Figure 1: Ownership of devices employees use for work-related purposes.

The most important question when discussing BYOD, of course, is whether or not people are even using their personal devices for work-related purposes. As shown in Figure 1, the majority of employees (77%) are using their own devices to some extent–either exclusively or in addition to company-issued devices–to do work. Of course, “work-related purposes” could be something as simple as checking their email. So we wanted to gauge what else they’re doing.


Figure 2: Employee uses of mobile devices.

According to our respondents, employees are using mobile devices at a roughly equivalent frequency for personal and business use. As shown in Figure 2 above, 67% of employees are using devices for business correspondence (email, phone calls, etc.), and 44% are using their device–company-owned or not–for professional networking.

Whenever employees are using mobile devices to access company data (48%), one would think a policy with guidelines for proper use is a must. However, another survey question revealed that only 30% of respondents’ companies had a policy for managing personal mobile devices in place. Is there a disconnect here? Survey says… Quite possibly.

Will BYOD Become a Higher Priority?

Considering the majority of employees are already using personal devices for work-related purposes, we were surprised that only 12% of organizations without a BYOD policy plan to adopt one in the near future (half of those are currently developing policies). 30% of participants without BYOD policies said that instituting one wasn’t a priority, 33% plan to modify their plans for managing use of personal mobile devices in 2012.

Security risks associated with BYOD policies continue to intimidate some–one respondent said he is “scared to death of security vulnerabilities”–but what would do more to minimize risks than to adopt an official policy? Are organizations better served by addressing issues as they arise? Or should leadership elevate mobile device policy as a priority for 2012?

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Filed under Mobile, Strategy

LiveCirrus – Mobile-Enabling Your Legacy Apps and Content

LiveCirrusAre you in a hurry to get an existing Java application mobile-enabled without a complete re-write of the code? Do you have content that have been developed in Flash that you want delivered via iOS or Android? LiveCirrus, an innovative mobile company, has a way for you to leverage your existing investment of legacy systems and content. LiveCirrus offers a service that allows companies to deploy proprietary software and content to a virtualized system that is accessible via popular mobile platforms. Speaking via phone, Mark Schinkel, head of marketing for LiveCirrus stated, “We create a native shell-app for your content.” This shell wraps your existing app or content, thus allowing it to operate in a non-native scenario.  “We can deliver content and apps to mobile devices that would be cost prohibitive to rebuild as an HTML 5 solution,” he continued. This is a huge win for organizations that have made a significant investment in content or apps who want to continue to leverage them but in a mobile context.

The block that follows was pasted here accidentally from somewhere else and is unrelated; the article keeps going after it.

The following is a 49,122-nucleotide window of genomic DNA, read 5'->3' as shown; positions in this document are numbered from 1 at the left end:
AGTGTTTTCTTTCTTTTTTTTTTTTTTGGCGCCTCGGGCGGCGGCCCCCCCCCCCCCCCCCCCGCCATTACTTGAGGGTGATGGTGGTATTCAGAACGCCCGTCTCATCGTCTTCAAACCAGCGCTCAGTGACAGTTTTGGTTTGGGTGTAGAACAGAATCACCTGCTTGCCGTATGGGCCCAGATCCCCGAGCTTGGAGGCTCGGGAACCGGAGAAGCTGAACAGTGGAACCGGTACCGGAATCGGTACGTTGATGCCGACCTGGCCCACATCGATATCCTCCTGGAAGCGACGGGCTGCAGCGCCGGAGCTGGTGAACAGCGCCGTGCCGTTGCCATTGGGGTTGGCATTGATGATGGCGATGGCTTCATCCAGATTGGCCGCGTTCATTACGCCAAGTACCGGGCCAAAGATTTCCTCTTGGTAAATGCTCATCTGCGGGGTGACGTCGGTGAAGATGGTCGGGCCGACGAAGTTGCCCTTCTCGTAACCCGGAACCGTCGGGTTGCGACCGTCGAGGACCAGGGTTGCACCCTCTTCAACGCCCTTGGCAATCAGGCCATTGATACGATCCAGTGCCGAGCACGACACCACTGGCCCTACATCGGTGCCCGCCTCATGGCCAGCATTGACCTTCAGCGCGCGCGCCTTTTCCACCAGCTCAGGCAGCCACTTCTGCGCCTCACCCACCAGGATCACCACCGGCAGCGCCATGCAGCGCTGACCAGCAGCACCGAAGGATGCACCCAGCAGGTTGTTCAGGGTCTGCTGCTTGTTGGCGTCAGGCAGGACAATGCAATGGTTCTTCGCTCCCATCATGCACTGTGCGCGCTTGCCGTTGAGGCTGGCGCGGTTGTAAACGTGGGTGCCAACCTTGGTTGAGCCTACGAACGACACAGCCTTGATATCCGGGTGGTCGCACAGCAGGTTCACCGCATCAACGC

The enterprise offering of LiveCirrus is built on top of their consumer application, named Cloud Browse. Cloud Browse, which has been downloaded over 1 million times, allows users the ability to view and interact with websites containing content that is incompatible with iOS and Android. Cloud Browse opens a desktop FireFox browser session on LiveCirrus’ secure, remote cloud servers to provide the native experience. Both the consumer and enterprise services are hosted on Amazon E3 servers.

Besides delivering the experience in a SSL browser, LiveCirrus’ enterprise offering can secure content in several ways depending on needs. The shell-app can require a username and password upon launch or require authentication on the server side before granting access to the content or application. LiveCirrus offers the flexibility of serving content from their datacenter or yours. Currently the container that the content or app runs under is Linux based. Windows support is offered through emulation at the moment, but native Windows support is on the near-term roadmap.

Getting set-up is an easy process that can take a few days to a couple of weeks depending upon the amount of content and complexities of deployment. LiveCirrus’ enterprise offering is a conversion process right now, but an SDK will soon be available so that companies can integrate their services directly into their mobile strategy. Pricing is typically done on a per user basis. LiveCirrus’ offering is a great option for companies needing to bridge the gap between existing line-of-business investments and the advantages of mobility. Check them out today at


Filed under Apps, Mobile, Productivity

Enterprise Mobility – Data in the Driver’s Seat – Part II